When the council reconvenes, members will discuss another ballot measure that calls for an independent redistricting commission that would determine the boundaries set every 10 years.
A city council meeting originally scheduled for Wednesday has been moved to Friday, O’Farrell said. The meeting was moved after the council lost quorum – 10 out of 15 members required – due to protesters interrupting and chanting “No resignation, no meeting” and “Rest or we close”.
According The Los Angeles Times, the leaked audio captured conversation from October 2021 involving Martinez, Cedillo, de León and Herrera.
Much of the conversation focused on the maps proposed by the city’s redistricting commission and council members’ frustration with them, as well as the need to “ensure that heavily Latino neighborhoods don’t lose out.” no economic assets” in the process that only happens once a decade, according to the Times.
Council members then discussed council member Mike Bonin, a white male. In excerpts from the leaked audio published by The Times, Martinez is heard recounting a conversation and saying “Bonin thinks he’s f**king Black.”
According to the Times, Martinez says Bonin appeared with his son on a float at a Martin Luther King Jr. Day parade and “treated his young black son like he was a prop.” The boy is 8 years old, according to a Facebook post from his father.
The Times reported that Martinez also said of Bonin’s child, “Parece changuito”, or “He’s like a monkey”.
In the leaked audio, Martinez can be heard talking about Bonin’s son allegedly misbehaving during the parade by hanging from a railing of their float, saying “that kid is going to knock us down.”
“They’re raising him like a little white kid,” Martinez said in the audio released by The Times. “I was like, this kid needs a beat. Let me take him around the corner and then I’ll bring him back.
CNN was unable to verify the audio recording. But the fallout was quick.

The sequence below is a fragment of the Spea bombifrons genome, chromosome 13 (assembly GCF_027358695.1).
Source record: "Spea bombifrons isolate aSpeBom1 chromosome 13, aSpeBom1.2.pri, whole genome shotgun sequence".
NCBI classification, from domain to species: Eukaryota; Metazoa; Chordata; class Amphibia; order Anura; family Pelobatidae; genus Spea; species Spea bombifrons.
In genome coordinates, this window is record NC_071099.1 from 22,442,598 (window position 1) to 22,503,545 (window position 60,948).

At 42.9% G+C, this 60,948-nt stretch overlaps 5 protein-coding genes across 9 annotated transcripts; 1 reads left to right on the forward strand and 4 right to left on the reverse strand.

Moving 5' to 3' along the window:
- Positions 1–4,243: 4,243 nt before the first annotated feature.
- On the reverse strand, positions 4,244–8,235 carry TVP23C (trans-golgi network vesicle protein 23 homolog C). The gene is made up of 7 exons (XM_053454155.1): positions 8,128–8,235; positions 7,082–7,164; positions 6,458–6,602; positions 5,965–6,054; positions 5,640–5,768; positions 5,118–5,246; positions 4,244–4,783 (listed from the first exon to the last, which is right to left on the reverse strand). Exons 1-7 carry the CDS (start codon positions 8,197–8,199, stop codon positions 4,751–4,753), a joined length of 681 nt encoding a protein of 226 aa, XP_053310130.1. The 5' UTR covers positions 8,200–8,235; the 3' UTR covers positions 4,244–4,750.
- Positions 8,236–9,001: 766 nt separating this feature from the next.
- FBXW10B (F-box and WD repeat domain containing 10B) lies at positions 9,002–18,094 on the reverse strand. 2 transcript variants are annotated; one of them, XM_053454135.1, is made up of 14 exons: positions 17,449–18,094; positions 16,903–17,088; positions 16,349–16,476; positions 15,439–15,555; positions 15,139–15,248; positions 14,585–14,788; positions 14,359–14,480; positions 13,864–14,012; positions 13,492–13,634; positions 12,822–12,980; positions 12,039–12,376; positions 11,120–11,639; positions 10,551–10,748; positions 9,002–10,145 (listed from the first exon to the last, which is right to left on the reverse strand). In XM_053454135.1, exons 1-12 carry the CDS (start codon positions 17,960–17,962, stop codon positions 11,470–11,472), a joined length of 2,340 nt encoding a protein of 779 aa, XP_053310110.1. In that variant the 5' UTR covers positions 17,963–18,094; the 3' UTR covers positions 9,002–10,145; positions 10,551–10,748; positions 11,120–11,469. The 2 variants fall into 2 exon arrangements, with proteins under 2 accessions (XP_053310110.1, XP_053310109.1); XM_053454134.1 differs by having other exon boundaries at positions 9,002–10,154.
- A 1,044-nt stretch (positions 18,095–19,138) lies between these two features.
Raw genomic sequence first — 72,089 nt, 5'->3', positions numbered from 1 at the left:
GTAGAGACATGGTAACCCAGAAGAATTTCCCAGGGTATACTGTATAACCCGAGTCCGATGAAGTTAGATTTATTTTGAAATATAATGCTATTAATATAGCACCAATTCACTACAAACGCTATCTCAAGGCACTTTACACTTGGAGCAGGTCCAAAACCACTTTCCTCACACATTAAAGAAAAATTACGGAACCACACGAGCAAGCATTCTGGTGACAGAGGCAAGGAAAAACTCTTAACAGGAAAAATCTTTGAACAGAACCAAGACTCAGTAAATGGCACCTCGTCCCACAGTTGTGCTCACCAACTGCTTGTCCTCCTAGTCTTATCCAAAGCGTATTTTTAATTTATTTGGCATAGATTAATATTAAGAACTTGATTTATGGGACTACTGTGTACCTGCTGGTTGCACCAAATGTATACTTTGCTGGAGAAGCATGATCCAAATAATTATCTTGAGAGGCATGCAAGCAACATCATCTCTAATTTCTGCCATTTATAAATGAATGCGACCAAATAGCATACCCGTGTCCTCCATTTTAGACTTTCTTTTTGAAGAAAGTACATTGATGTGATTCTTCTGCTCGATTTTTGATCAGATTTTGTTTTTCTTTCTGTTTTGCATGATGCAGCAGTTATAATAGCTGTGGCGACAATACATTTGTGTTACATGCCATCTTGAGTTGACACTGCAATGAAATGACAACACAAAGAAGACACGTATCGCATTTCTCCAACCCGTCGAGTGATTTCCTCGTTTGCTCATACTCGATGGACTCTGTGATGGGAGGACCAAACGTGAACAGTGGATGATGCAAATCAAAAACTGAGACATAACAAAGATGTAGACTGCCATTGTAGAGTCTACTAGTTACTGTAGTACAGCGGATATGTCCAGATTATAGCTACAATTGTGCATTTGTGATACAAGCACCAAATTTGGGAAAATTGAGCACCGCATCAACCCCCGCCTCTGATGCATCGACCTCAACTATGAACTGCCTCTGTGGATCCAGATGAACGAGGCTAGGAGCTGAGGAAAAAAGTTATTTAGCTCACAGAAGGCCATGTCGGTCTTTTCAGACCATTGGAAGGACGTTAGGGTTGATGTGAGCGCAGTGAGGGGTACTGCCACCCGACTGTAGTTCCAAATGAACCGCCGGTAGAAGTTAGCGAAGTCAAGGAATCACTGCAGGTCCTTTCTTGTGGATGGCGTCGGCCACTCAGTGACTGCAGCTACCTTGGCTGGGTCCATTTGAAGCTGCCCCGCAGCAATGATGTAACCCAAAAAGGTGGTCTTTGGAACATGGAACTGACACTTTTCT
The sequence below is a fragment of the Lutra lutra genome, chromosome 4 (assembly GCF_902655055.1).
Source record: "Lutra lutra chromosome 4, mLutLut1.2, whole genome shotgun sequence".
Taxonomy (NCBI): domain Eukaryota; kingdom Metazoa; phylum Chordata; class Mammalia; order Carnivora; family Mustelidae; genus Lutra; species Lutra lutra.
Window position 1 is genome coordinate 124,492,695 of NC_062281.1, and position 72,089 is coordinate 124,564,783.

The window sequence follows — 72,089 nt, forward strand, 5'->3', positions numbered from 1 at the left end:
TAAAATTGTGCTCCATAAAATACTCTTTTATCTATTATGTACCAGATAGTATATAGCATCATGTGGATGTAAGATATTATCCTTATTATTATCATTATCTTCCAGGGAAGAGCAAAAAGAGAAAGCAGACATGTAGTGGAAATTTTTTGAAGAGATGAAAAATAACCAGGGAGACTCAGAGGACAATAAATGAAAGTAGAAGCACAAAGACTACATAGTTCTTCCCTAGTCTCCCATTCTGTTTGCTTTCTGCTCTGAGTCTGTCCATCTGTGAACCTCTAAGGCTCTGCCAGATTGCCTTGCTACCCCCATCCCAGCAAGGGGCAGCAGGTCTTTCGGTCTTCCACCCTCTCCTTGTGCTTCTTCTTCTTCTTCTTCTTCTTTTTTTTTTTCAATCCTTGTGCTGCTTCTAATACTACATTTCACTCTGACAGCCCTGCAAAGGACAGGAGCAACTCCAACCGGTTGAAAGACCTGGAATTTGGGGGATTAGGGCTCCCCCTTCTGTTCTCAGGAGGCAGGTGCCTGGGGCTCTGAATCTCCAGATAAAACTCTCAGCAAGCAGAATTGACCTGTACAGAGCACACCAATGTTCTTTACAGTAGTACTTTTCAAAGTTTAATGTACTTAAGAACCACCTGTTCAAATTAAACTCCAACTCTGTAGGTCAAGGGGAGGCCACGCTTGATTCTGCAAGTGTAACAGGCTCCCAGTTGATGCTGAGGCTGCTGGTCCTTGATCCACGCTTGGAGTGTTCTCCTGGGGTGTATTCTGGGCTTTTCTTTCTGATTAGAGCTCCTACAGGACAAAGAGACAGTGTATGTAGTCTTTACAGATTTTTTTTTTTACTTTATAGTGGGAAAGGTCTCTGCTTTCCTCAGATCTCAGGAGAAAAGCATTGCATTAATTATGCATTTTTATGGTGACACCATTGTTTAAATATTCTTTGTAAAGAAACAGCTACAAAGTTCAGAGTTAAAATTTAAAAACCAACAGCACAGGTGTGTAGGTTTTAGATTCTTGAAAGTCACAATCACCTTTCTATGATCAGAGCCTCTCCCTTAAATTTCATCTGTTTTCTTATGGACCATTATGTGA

Council member Cedillo issued a public statement saying he should have interjected during the conversation.
“I want to start by apologizing. Although I was not involved in the conversation in question, I was sometimes present during this meeting last year,” Cedillo said on Sunday. “It is my instinct to hold others accountable when they use derogatory or racist language. Obviously, I should have intervened.
León’s council member also said he should have acted differently.
“On this day, I failed to live up to the expectations we set for our leaders – and I will hold myself to a higher standard,” he said in a written statement on Sunday.
“There were comments made in this meeting that are totally inappropriate; and I regret that I seemed to condone and even contribute to some insensitive comments made about a colleague and his family in private. I personally contacted this colleague.
Officials near and far – including Senator Dianne Feinstein and President Joe Biden – thinks the board members who took part in the taped conversation should resign.
“At a time when our country has seen a surge in racially motivated hate crimes, it’s critical that elected officials set a positive example on behalf of everyone they represent,” said Feinstein, the U.S. Senator from California. .
A motion to elect a new board chair will be heard next Tuesday.